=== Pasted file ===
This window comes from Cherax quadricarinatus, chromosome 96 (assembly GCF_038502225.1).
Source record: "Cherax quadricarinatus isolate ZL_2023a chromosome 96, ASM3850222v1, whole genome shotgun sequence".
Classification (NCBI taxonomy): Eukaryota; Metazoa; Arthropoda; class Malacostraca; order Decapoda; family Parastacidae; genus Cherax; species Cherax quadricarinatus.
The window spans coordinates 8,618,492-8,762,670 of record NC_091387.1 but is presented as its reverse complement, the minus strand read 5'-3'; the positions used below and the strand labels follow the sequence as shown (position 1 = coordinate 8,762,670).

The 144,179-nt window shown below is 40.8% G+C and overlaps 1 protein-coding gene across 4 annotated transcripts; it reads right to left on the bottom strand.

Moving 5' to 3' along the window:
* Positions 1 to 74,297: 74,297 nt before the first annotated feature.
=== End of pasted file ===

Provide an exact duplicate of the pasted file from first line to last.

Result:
This window comes from Cherax quadricarinatus, chromosome 96 (assembly GCF_038502225.1).
Source record: "Cherax quadricarinatus isolate ZL_2023a chromosome 96, ASM3850222v1, whole genome shotgun sequence".
Classification (NCBI taxonomy): Eukaryota; Metazoa; Arthropoda; class Malacostraca; order Decapoda; family Parastacidae; genus Cherax; species Cherax quadricarinatus.
The window spans coordinates 8,618,492-8,762,670 of record NC_091387.1 but is presented as its reverse complement, the minus strand read 5'-3'; the positions used below and the strand labels follow the sequence as shown (position 1 = coordinate 8,762,670).

The 144,179-nt window shown below is 40.8% G+C and overlaps 1 protein-coding gene across 4 annotated transcripts; it reads right to left on the bottom strand.

Moving 5' to 3' along the window:
* Positions 1 to 74,297: 74,297 nt before the first annotated feature.